For years (almost since her birth) I have marveled at my daughter’s seemingly limitless energy. But over the past few months, it has become more worry than marvel. Emily has no sense of danger, if she sees something she wants, she will run after it…even into roads (thankfully not major streets, but big enough to frighten me anyway). I am coming to terms with the idea that my child may have ADHD (Attention Deficit Hyperactivity Disorder).
With as many as ten percent of children in the US and an increasing number in the UK being diagnosed with ADHD, why would this bother me you wonder? My brother was one of the early ones diagnosed with ADHD back in the 1970s. He was put on Ritalin. He lost weight; he walked around like a zombie. And over the next thirty years, we lost that bright if a bit pesky little red-headed boy. He started drugs in junior high, went to prison and never held a job…until the drugs and alcohol wasted away his brain.
I have heard the arguments…it is the ADHD that makes these children more susceptible to addiction, but I don’t buy it. I feel in my heart that Ritalin was a gateway drug that led to a wasted life. And I don’t want that for my child. So I have been happy to let the subject slide with the doctors…until her behaviors became so extreme that they are as life-threatening as the medications. But what I am really looking for is an alternative to those drugs.
One alternative that I have found is Thom Hartmann’s The Edison Gene: ADHD and the Gift of the Hunter Child. This book reframes ADHD not as a chemical imbalance or medical condition, but as a genetic characteristic the same as blue eyes or red-hair; something that is not common or dominant, but nonetheless has immense value to human evolution. His book relates the DRD4 gene discovered in 2000 that is associated with both ADHD and risk-taking activity. Hartmann then draws parallels between this genetic mutation and a bottleneck in human evolution that occurred forty-thousand years ago, a time when an ice-age virtually eliminated the human species. He postulates that the very characteristics that mark ADHD as mal-adaptive in our modern society…impulsivity, boundless energy, risk-taking and the ability to hyper-focus…allowed some individuals to survive better than others.
But he does not stop there; he goes one step further, postulating that these Edison-gene individuals may in fact hold the key to the survival of our species given the complex nature of the problems we face in our modern world, primarily the environmental problems we currently face. As the title of the book implies, Hartmann views these individuals as great minds waiting to be tapped. He uses the example to Thomas Edison, whose mother removed him from school early in life because the head master said he was disruptive. She saw his hidden genius and fostered it…and as a result we have the electric light bulb, the movies and a thousand other inventions that this brilliant man patented over his life-time.
This book not only helps parents reframe their children’s behaviors not as a ‘condition’ but as something positive, it also offers sage advice on parenting and educating your child to maximize his/her potential. Hartmann is firm in his belief that the issue does not require strong medications whose lasting side-effects are not completely understood. Rather this is a mismatch between a personality type and modern life/society and in particular a type of educational system that is one size fits all…and if you don’t fit then you must be re-shaped and made to fit…through powerful, mind altering substances if necessary.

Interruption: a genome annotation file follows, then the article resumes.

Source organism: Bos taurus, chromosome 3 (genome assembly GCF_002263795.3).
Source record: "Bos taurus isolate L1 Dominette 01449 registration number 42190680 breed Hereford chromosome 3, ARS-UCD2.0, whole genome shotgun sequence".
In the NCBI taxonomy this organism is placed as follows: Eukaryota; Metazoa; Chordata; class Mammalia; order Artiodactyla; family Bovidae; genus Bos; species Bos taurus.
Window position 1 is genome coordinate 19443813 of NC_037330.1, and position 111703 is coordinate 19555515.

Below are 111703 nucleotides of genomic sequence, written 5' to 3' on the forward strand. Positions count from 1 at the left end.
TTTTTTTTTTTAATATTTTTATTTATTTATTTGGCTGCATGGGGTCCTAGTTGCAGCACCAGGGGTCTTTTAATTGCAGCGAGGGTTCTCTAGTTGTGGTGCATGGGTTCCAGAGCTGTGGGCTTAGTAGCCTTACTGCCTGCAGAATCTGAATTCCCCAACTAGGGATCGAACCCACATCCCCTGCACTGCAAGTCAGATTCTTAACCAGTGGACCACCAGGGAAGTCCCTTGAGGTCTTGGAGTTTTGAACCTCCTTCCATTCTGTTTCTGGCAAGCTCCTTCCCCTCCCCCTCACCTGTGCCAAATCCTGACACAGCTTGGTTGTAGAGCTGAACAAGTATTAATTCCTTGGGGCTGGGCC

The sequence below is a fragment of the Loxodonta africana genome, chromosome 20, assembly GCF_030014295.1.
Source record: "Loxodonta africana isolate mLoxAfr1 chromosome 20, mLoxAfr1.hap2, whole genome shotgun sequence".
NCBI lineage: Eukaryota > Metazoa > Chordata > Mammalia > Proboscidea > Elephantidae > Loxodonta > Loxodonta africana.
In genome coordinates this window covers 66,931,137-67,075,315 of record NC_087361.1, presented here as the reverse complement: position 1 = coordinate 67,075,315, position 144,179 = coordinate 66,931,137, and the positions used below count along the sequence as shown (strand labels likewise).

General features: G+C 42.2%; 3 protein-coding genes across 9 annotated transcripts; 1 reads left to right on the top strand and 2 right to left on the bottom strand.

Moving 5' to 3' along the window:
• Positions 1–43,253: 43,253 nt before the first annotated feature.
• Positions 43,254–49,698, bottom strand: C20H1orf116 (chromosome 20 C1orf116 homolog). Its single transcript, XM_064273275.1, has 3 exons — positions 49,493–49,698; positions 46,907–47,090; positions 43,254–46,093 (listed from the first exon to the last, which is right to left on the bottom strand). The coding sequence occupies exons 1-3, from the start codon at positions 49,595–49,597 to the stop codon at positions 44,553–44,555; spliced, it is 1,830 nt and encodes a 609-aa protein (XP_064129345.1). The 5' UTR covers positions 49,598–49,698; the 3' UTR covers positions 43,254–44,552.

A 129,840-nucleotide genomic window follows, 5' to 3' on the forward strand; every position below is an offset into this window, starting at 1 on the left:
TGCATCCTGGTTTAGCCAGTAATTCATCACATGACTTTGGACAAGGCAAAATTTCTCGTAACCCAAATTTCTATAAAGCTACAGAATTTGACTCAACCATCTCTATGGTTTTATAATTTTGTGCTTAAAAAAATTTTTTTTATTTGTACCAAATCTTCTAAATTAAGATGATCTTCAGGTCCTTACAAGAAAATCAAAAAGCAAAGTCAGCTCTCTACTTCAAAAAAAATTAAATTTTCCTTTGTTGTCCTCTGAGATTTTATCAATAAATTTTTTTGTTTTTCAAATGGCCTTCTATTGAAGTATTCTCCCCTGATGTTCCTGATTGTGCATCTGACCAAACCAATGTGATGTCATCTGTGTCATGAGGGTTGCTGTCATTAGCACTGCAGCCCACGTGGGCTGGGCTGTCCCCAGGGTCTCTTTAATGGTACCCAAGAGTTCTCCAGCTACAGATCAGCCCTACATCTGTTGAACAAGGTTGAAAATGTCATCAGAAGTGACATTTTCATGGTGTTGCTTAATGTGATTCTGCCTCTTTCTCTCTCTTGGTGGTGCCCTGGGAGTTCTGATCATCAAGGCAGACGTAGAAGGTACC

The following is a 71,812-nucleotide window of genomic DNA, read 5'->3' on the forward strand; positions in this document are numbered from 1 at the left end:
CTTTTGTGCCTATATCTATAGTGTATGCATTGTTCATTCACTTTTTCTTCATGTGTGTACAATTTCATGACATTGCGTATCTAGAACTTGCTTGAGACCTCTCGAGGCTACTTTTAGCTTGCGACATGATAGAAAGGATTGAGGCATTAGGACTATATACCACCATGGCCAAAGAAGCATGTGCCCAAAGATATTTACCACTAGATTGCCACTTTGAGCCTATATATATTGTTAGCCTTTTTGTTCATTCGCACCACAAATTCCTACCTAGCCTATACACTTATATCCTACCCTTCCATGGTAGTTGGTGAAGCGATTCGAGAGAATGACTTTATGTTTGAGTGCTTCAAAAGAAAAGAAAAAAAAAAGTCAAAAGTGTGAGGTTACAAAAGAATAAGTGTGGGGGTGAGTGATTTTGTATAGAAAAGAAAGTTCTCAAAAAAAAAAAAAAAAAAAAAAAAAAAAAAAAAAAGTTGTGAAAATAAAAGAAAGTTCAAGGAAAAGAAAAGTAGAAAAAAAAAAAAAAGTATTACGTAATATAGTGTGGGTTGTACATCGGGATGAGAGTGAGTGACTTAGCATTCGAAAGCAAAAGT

And best of all…Hartmann recognizes that homeschooling is one of the best methods of unleashing the untapped potential of these children. He states:
Homeschooling is one of the very best options for Edison-gene children because it can be so easily customized to their needs and doesn’t require them to comply with educational environments that are hostile to Edison-gene attributes. It was the educational choice that Thomas Edison’s mother made for him the second time he was kicked out of school at the age of eight. It has worked for millions of children, and universities like Harvard are publicly stating that they not only seriously consider homeschooled or non-public-schooled children but some actually give such children higher rankings in their consideration for admission because such children are more motivated, competent learners.
What a wonderful endorsement for the value of home education, especially for children being failed terribly by the strict and inflexible education system that is relatively new in human history.
While not strictly speaking a traditional, peer-reviewed scientific work, The Edison Gene does repeatedly quote studies across the sciences from sociology to medicine to support its theories. Of course, Hartmann does not always utilize these studies in context or in a manner that the scientist themselves would have endorsed. His mind, like the Edison-gene, tends to jump from one logical conclusion to another in a manner that is thought-provoking and make perfect sense…but is not within the scientific realm of hypothesis, experiment and conclusion. The other thing that this method does is make the book a bit tedious at times and difficult to follow without a background in science.
Having said that, I still found this book a refreshing and thoughtful look at a subject that remains controversial. I found Hartmann’s theories as viable an alternative as the medical model that blames neurotransmitters but fails to clearly establish which ones or how the drugs they give affect these brain chemicals. And his parenting insights for maximizing your child’s potential are truly gems.
Join me on Friday as I look at what I call the Three R’s of Homeschooling/Parenting and Government. Then next week, I look at Understanding Pathological Demand Avoidance Syndrome in Children by Phil Christie.